The dreams of our life are a precious commodity, and we pay a huge price if they stay unlived or in our fantasies. Such was the case I witnessed once at the Grand Canyon.
The Grand Canyon is extraordinary and a sight I wish for everyone. It is so large that I struggle every time I am there to comprehend it. Whenever I am within a hundred miles of the Canyon, I try to visit and it was on such a trip that the following occurred. It’s April. The day was unusually warm and misty, but there’s plenty of snow on the ground and as a result I found myself walking through dense fog. It was so thick I couldn't see fifteen feet in front of me and though the canyon immediately dropped away thousands of feet, there was nothing but a gray cloud. I walked back and forth on the rim, staring, peering into the middle of the fog. No view, no real reason to be at the Canyon, because let's face it the Canyon is all about the view. So after a fruitless hour I do what everyone does when there’s no view at the Grand Canyon. I head straight for the gift shop!
I am poking around when in walks this guy. He is beside himself with anger and frustration. His veins are popping out the side of his neck and his thick shirt collar seems to be emitting steam. Talking to no one in particular, but directing his attention to a small Navajo woman behind the counter, he starts right in.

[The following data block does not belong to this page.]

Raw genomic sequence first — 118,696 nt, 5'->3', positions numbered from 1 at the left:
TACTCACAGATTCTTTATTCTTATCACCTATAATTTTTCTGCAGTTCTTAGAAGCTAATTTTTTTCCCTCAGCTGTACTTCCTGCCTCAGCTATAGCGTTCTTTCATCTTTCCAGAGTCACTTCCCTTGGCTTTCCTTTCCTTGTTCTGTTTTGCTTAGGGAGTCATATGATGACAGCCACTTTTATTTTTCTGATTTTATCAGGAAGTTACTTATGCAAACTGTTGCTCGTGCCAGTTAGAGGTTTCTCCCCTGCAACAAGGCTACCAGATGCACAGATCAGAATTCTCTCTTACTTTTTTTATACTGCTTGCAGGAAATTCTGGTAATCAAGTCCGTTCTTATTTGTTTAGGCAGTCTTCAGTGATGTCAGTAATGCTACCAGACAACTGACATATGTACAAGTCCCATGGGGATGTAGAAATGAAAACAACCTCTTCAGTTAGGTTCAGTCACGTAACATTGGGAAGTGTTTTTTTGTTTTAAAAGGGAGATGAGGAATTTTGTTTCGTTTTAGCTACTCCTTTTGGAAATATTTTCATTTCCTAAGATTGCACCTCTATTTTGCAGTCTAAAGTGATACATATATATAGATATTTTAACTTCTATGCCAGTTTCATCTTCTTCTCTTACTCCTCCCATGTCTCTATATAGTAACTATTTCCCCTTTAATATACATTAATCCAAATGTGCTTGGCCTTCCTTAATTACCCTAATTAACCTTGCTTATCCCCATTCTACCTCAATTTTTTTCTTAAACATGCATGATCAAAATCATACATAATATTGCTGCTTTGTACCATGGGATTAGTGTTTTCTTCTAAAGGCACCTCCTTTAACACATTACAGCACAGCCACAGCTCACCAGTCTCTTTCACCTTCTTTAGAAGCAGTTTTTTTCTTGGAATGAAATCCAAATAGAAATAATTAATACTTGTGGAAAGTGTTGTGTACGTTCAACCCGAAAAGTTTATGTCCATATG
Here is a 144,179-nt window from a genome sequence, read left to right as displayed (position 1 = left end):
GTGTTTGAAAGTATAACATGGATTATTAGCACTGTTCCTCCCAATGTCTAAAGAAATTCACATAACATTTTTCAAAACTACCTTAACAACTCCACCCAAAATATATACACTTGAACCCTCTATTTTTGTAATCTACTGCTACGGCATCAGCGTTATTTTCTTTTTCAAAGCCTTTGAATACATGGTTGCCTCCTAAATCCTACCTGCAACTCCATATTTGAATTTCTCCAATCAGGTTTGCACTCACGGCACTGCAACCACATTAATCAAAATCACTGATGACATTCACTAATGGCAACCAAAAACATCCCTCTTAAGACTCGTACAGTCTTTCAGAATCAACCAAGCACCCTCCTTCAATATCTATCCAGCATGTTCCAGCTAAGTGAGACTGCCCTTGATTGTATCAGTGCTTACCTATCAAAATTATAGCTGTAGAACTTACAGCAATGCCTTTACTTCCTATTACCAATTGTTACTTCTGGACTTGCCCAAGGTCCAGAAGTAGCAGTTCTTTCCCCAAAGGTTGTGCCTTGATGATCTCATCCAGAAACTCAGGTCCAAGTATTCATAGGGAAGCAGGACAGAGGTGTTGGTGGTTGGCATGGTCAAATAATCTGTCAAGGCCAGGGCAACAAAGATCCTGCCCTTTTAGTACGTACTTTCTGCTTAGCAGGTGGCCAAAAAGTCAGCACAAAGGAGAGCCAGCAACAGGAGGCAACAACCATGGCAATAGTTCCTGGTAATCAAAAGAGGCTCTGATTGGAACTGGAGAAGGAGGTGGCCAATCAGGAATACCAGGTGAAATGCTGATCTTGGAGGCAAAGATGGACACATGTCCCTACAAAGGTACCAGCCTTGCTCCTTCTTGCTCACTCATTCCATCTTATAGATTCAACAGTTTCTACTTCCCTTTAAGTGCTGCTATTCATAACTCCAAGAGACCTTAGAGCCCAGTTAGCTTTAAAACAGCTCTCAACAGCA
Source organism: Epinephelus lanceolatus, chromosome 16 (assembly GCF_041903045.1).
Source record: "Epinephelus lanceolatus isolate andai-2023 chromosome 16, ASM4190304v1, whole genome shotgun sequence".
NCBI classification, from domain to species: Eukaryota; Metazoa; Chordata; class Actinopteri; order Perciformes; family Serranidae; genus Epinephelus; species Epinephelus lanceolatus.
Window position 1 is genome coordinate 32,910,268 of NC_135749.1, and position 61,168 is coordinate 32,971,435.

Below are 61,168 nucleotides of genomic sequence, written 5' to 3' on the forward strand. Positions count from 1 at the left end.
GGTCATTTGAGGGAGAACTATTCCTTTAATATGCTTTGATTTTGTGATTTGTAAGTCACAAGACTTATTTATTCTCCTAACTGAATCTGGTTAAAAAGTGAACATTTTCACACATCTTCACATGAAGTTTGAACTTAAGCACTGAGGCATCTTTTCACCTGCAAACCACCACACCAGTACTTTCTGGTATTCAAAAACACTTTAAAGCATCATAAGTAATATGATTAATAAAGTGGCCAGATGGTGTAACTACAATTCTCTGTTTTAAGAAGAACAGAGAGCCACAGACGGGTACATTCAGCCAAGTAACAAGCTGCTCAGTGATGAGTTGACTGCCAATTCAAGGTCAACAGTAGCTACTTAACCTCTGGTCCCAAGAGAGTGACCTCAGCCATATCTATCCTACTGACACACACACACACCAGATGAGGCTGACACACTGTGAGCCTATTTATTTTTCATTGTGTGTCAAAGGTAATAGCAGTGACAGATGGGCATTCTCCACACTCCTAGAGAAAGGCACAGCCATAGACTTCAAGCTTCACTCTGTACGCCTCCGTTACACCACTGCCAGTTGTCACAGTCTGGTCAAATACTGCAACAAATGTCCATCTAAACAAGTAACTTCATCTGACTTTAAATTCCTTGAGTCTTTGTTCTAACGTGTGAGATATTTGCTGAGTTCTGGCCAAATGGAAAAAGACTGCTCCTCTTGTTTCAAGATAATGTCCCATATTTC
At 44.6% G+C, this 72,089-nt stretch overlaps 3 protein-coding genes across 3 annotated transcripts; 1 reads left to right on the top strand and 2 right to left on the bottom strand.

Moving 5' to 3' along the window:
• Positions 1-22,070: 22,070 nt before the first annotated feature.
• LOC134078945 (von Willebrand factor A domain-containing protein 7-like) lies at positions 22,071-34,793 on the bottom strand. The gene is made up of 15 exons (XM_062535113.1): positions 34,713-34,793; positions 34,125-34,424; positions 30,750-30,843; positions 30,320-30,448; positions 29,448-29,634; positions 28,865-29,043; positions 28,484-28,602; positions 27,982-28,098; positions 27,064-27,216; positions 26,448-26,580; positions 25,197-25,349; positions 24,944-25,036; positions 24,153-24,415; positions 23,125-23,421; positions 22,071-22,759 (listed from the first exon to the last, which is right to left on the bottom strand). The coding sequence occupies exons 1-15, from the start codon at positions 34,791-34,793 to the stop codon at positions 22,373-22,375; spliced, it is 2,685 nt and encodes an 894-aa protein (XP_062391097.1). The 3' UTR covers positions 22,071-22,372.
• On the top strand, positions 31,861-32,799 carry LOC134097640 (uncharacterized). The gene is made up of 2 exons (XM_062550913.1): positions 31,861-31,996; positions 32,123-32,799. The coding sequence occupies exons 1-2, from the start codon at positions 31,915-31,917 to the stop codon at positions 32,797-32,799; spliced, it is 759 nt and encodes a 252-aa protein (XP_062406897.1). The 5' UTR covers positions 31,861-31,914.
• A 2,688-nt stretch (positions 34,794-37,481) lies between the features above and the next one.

I can’t believe this," he screams. "I’ve waited over forty Goddamn years to see the Grand Canyon. It’s been my dream for my entire Goddamn life. My dream! I finally get the time, take a bus trip here from Florida and it’s fogged in. The Goddamnthing’s fogged in! I’ve been here for six Goddamned fogged-in hours. The bus is leaving in fifteen minutes, and I haven’t seen a thing! Not one Goddamn thing!"
I can feel his rage on my spine. He is clearly a crazy man. Everyone is backing away--except for the very calm Navajo woman who stands behind the counter. Almost counter-intuitively, she moves closer. She looks into his eyes with such kindness and with this kindness holds his gaze. Then she leans forward and gently takes his hand.
"I can understand your disappointment", she quietly says. "Because sometimes the Grand Canyon gets fogged in. But what I can’t understand is why you would devote only six hours of your life to your life’s dream?"
He is stunned and immediately deflates. After a very long minute of silence he looks away and quietly leaves to get on his bus. There is no response from him other than this--he is crying. I have no idea what he is thinking but it has left it's mark.
His powerful lesson is one for all of us--one we often choose not to ask. We must remember to continually query of ourselves in real and honest ways:
1. How do I manifest my dreams in the world? How does that show itself?
2. Where do I abandon my dreams? What is the price that I pay?
Of course, just asking is not enough; words that are not turned into action “bring the pest”, as William Blake once said. In the final analysis, ultimately our dreams don't care if we are happy—our dreams only care that they are lived.